The Laboratory of Medical Physics has been financed by the Academy of Finland, University of Helsinki, the State Subsidy for University Hospitals, research grant of the Departments of Radiology and Neurology (Helsinki University Central Hospital), TEKES, the Instrumentarium Science Foundation, the Finnish Society of Nuclear Medicine and the Trust of Aarne Koskelo which are gratefully acknowledged.
Theoretical Nuclear Physics
D a n O l o f R i s k a
The research efforts of the theoretical nuclear and hadron physics group during 1997 concentrated in the following topics: (1) application of the chiral quark model for the baryons previously developed by the group to the baryon current observables and the role of meson exchange currents. (2) Construction of a phenomenological Poincaré invariant constituent quark model, which fits the baryon spectra in all flavour sectors and which can be applied to the calculation of nucleon resonance form factors in point or instant form kinematics. The development of an ab initio quantized version of Skyrme's topological soliton model for the baryons along with a constructive realization of Skyrme's conjecture of the nonzero pion mass as a self consistent quantal effect. The prediction by the group of a strange pentaquark at 2860 MeV appears to have been empirically confirmed.
Experimental Nuclear Physics
K a r i E s k o l a
Collaboration with Matti Leino's group at the gas-filled recoil separator facility (RITU) at the Accelerator Laboratory of the University of Jyväskylä has been continued. For a major part of the year RITU was run in connection with the JUROSPHERE array of large germanium detectors. This unique combination of a gas-filled mass separator and "crystal ball" detector setup allowed a very selective means to study prompt gamma ray emission tagged by subsequent recoil-alpha decay event pairs. The technique was very successfully applied to a wide range of highly neutron-deficient nuclides centered in the lead region. Our collaborative studies dealt with Po and Ra isotopes.
In addition well-established, stand-alone RITU experiments were continued. The work on the new isotope 206Ac and the accompanying isomer was completed. Analysis of seemingly unorthodox alpha decay data in the 195At region has been continued. New detailed information on alpha decay characteristicss of 190Po, 189mBi and 186Pb has been obtained.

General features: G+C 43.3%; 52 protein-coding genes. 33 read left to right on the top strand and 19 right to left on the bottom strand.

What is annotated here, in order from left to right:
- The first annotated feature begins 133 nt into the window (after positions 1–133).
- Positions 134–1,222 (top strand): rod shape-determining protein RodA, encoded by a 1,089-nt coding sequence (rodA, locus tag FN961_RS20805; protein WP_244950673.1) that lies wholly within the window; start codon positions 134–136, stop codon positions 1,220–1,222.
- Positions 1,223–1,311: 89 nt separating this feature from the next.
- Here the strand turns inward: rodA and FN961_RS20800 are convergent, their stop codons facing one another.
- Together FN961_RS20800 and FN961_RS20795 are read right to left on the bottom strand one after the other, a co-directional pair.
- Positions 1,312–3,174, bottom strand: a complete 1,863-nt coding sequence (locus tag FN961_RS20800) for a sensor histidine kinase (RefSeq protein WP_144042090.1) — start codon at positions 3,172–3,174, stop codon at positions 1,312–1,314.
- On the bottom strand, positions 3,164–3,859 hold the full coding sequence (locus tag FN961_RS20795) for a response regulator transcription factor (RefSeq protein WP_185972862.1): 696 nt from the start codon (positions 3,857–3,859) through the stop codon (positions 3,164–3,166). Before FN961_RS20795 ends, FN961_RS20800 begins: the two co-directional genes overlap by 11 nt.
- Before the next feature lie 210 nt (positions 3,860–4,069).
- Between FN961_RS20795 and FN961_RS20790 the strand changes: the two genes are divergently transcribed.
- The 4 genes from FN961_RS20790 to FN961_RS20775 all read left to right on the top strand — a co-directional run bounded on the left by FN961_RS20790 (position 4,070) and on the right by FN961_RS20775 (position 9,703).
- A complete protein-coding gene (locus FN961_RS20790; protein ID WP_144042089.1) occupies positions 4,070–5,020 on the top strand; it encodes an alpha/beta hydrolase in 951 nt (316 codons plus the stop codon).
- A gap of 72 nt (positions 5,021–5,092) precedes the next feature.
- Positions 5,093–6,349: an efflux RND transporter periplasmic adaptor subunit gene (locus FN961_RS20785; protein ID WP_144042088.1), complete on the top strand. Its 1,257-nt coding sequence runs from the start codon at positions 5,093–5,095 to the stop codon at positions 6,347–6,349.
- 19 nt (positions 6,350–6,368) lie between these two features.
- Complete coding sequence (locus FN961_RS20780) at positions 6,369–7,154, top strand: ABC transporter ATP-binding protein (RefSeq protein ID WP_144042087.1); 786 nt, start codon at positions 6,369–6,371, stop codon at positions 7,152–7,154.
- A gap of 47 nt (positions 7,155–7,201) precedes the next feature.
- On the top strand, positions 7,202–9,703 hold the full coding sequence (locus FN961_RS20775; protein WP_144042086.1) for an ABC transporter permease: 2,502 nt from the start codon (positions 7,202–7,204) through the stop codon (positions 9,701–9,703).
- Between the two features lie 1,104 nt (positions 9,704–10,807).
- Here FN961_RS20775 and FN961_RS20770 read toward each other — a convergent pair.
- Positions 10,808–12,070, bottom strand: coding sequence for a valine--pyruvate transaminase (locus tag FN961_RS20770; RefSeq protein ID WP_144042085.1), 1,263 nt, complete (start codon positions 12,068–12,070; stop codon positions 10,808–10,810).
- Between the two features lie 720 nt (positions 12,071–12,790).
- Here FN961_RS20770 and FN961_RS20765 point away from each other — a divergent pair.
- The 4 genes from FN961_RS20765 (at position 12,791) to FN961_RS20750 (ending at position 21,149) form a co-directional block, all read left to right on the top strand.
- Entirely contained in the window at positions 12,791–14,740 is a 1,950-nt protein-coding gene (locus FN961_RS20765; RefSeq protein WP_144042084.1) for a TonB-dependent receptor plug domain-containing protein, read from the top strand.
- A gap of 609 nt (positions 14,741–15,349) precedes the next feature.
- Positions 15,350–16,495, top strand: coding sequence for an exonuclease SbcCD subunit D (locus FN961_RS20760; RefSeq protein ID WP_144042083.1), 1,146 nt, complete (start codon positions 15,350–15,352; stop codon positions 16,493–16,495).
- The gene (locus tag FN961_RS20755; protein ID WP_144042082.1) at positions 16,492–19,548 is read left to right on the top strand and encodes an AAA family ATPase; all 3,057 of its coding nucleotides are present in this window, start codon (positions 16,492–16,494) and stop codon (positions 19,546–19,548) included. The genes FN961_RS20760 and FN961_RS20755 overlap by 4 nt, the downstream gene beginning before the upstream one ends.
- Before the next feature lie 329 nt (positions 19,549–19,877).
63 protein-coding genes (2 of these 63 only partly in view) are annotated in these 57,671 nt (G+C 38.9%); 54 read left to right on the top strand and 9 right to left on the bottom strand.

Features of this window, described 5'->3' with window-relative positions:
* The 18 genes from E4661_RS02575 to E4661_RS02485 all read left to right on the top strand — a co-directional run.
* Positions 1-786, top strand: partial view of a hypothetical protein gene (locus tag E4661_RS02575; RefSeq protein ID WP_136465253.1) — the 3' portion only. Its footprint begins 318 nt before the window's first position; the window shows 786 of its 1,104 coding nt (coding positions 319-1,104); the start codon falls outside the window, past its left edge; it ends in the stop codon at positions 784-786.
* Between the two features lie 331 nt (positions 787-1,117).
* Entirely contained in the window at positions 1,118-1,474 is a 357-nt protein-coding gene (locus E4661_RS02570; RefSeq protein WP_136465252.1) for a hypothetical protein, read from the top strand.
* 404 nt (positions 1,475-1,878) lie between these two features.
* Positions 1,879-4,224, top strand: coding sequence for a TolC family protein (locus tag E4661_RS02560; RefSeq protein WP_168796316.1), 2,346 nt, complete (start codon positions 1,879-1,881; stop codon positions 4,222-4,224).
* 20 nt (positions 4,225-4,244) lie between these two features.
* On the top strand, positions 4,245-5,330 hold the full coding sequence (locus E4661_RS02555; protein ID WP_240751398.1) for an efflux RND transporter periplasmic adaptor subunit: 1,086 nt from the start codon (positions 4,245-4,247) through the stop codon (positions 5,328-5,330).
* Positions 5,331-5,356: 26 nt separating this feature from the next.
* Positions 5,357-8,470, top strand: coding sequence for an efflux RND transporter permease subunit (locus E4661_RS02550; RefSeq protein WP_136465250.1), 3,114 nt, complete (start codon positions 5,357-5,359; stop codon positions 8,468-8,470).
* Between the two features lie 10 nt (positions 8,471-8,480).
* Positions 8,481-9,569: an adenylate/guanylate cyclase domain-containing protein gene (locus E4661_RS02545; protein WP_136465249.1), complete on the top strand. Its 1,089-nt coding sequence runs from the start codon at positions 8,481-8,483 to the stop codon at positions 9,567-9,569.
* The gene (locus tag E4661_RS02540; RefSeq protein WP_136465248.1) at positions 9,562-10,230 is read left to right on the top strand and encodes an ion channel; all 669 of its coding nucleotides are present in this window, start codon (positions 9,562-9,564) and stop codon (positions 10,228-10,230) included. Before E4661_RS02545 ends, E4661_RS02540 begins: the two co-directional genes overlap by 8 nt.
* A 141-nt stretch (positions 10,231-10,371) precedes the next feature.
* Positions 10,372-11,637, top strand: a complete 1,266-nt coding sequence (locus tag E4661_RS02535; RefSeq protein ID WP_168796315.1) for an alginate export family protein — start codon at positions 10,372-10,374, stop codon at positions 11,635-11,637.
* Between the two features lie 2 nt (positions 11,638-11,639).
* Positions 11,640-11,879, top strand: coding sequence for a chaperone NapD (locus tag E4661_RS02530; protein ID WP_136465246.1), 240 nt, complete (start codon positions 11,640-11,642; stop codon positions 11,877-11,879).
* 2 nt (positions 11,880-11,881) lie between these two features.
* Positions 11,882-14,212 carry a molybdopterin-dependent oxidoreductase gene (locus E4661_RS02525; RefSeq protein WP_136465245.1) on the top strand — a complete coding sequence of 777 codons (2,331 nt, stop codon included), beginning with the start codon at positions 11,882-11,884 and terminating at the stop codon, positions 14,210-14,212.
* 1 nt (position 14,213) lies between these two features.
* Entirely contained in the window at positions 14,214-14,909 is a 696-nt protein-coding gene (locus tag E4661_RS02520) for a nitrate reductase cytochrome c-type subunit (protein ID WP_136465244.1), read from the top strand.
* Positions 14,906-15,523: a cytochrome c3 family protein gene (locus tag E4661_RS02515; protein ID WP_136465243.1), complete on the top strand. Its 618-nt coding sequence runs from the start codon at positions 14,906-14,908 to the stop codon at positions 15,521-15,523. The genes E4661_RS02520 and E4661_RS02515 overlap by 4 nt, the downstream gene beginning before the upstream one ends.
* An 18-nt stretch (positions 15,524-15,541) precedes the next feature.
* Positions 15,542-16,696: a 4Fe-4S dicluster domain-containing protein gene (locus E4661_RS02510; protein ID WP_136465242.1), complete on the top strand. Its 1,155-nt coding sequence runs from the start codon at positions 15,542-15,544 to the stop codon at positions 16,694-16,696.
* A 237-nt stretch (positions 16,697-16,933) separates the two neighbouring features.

High spin spectroscopy studies were carried out in co-operation with groups at the Accelerator Laboratory in Jyväskylä and Department of Physics at Åbo Academy and Royal Institute of Technology in Stockholm. The main interest has been focused on studies of shell structure and shape co-existence in nuclei in the lead region.
K a a r l e K u r k i - S u o n i o
The group has continued its "Project of Perceptional Approach", i.e. search for constructive principles of teaching based on the conceptual and processual structure of physics (i.e. conseptualization of the separate but inter-related structures of physics) and on development of different kinds of applications for all levels of physics instruction. Among other things this includes planning of didactically relevant courses for both primary and secondary school teacher education, development of the "teachers' laboratory of perceptional experimentality", development or adaption of demonstrations, the writing of two textbook series with extensive "Teachers' Guides" for secondary school physics, and participation in the Idea-Bridge (Ideasilta) project on science for talented secondary school pupils.
The extensive complementary-education programme DFCL in Didactical Physics, started in July 1996, was completed succesfully before the end of 1997 by 145 physics teachers. The responses by the participants indicates that the programme has been effective. The new practices of modern processual teaching and perceptional experimentality have become everyday practice in many of the schools of the participants. Several of the study groups continue their activity as local centres of development and about 60 participants have decided to continue their studies and research in didactical physics for a higher degree.
The experiences from and results of the project are still to be investigated and confirmed by research. A project for this aim has been started, although in a greatly reduced extent because of the completely negative attitude by the University central administration and the Academy of Finland towards this activity.
The work of the group is closely connected with the Graduate School for Mathematics, Physics and Chemistry Education. During the second full year of operation two more university departments joined the school which now has 23 member institutes in 8 universities and more than 100 graduate students.